What Makes An Idea Worth Spreading?

Caitlin Gibson

Here at TEDxSydney the curatorial team has a little saying that helps us pluck out the talks that make it to our stage: “A TEDxSydney talk isn’t a talk about an issue, it’s a way to change the dial on that issue”. It’s a way that we can look through a large volume of pitches, recommendations and ideas that come our way through research, random introductions at dinner parties, or one of the thousands of podcasts we listen to and everything in between. 

Unearthing the ideas worth spreading on the TEDxSydney stage is a very imprecise science, but the Ideas Search is one of the best tools that we have to do it. Once a year we put the call out to our community to pitch us their big idea — on any topic — for a chance to join us on stage at one of our events. 

But what exactly are we looking for? What makes a great pitch? And how can you make the most of this opportunity to get up on the red X and share your idea with the world? 

First, some guardrails:

> The format of a TED talk is short. And Ideas Search pitch is even shorter. You have 3 minutes to tell us what your big idea is, so keep it clear and concise. Ask yourself: what is the key message I want to share? Now, can you say that in one or two sentences? That is your central message. Being able to refine and clarify your idea is really hard. But this is one of the best indicators that we have on whether an idea will make a really good TEDx talk. 

> You might be surprised to know the amount of pitches that we get that do focus on an issue — highlighting a big problem we all face— when what we really want to hear are solutions. We are looking for ideas that offer new insights and really have the potential to shift the dial on these sticky problems.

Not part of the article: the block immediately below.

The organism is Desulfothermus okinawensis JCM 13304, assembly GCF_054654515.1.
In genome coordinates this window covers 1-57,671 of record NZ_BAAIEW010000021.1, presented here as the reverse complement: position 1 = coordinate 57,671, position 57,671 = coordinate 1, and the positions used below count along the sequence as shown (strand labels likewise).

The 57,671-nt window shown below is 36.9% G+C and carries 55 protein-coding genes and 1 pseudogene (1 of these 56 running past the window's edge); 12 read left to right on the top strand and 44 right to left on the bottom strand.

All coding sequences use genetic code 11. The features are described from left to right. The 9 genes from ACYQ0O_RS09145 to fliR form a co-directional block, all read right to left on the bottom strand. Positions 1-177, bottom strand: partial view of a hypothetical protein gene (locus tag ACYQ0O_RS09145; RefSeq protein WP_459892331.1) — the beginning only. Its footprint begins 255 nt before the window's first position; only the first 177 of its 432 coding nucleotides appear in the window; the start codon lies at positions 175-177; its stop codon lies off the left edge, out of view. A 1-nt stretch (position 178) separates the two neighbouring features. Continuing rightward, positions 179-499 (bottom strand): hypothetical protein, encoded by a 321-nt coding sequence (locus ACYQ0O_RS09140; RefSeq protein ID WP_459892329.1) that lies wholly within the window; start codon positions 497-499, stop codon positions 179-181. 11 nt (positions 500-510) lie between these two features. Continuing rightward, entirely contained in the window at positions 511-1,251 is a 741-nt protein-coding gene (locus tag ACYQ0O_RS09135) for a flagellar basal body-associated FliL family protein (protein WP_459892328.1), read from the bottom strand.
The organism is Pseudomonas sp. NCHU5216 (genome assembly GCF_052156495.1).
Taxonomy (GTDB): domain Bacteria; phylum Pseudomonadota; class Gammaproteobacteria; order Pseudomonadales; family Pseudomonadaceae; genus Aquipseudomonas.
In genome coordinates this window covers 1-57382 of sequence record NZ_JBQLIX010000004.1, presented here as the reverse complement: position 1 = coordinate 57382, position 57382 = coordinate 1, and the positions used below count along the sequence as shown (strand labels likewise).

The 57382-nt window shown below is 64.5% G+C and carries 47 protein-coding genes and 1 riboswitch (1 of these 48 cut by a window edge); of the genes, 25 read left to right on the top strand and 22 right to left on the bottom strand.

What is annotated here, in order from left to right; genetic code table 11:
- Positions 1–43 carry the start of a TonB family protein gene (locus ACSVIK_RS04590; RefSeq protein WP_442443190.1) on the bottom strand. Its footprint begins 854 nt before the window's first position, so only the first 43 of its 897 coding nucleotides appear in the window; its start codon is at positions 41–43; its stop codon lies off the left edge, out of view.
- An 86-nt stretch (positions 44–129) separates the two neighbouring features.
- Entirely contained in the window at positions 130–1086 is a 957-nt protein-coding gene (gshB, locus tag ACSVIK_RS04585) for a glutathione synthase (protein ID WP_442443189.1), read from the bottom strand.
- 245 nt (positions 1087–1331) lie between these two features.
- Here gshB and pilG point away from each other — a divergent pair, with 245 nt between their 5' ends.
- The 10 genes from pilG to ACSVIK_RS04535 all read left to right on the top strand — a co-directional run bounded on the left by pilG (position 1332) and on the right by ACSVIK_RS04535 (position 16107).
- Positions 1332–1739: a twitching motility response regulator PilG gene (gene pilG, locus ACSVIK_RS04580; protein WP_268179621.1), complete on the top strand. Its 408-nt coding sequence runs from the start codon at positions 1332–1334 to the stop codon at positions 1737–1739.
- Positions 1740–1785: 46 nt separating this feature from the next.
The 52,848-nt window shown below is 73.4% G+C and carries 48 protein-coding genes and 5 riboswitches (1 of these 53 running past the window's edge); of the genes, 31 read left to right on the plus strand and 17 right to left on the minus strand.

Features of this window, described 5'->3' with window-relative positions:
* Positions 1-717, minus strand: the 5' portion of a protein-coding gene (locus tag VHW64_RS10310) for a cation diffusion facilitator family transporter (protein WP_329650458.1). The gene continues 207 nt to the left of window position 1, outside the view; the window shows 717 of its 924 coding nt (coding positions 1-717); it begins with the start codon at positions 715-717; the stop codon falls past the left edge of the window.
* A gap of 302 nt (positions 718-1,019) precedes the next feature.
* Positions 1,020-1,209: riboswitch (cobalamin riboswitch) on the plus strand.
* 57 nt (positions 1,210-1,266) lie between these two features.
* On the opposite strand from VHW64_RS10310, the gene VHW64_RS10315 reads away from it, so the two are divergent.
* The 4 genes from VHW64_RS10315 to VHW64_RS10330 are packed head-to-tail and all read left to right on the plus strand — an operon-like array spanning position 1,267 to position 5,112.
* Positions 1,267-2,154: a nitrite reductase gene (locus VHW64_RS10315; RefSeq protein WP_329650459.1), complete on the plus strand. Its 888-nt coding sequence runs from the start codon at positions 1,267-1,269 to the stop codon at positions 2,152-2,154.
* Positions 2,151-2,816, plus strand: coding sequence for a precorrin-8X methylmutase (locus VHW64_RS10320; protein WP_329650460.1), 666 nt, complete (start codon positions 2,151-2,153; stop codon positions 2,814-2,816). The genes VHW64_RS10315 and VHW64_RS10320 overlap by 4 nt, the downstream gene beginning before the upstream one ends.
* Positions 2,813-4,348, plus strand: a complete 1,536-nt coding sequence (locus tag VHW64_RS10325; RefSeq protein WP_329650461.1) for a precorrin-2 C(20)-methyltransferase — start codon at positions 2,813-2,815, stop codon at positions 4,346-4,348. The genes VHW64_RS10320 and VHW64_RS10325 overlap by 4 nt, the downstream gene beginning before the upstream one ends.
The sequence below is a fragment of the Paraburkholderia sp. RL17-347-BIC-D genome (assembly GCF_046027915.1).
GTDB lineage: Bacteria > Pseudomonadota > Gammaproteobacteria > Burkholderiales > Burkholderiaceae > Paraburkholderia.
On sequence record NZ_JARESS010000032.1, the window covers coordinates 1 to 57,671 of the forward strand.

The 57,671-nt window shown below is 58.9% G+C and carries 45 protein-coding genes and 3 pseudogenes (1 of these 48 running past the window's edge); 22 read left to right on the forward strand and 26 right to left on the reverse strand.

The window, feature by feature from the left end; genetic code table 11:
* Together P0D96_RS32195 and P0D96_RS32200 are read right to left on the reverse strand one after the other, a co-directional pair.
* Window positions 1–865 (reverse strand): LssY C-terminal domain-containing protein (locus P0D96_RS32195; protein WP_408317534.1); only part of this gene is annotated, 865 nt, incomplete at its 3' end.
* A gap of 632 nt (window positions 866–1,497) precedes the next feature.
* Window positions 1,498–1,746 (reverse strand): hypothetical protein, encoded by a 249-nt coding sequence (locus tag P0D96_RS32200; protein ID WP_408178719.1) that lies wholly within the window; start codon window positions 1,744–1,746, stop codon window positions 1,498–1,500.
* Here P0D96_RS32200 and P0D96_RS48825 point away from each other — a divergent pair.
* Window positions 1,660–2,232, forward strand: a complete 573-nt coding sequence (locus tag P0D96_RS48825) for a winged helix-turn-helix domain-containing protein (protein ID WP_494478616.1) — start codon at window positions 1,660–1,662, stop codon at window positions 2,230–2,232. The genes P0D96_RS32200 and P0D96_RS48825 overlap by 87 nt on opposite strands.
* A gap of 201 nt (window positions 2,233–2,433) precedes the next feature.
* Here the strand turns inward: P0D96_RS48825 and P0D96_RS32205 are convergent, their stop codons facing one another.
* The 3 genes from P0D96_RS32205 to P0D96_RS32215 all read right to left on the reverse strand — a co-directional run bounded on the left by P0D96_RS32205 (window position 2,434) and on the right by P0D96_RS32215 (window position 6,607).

> The final question you should ask yourself is why you are the best person to share this idea. A TEDx talk is not an opportunity to tell us your life story— condensing that into a few minutes is impossible anyway — but what makes you an expert? How has your perspective allowed you to see this problem in a new way? Is this an idea only you can share? 

TEDxSydney has been around for a long time now, but it is both humbling and inspiring to see that there is no shortage of incredible new ideas coming out of our community each and every day. Ideas worth spreading hold so much power and potential to propel us towards exciting futures, and indeed helping us to reimagine what those futures could even look like in the first place. 

We can’t wait to hear what you have to say. 

Caitlin Gibson, Head of Curation TEDxSydney

Submissions will reopen in 2023 – stay tuned!


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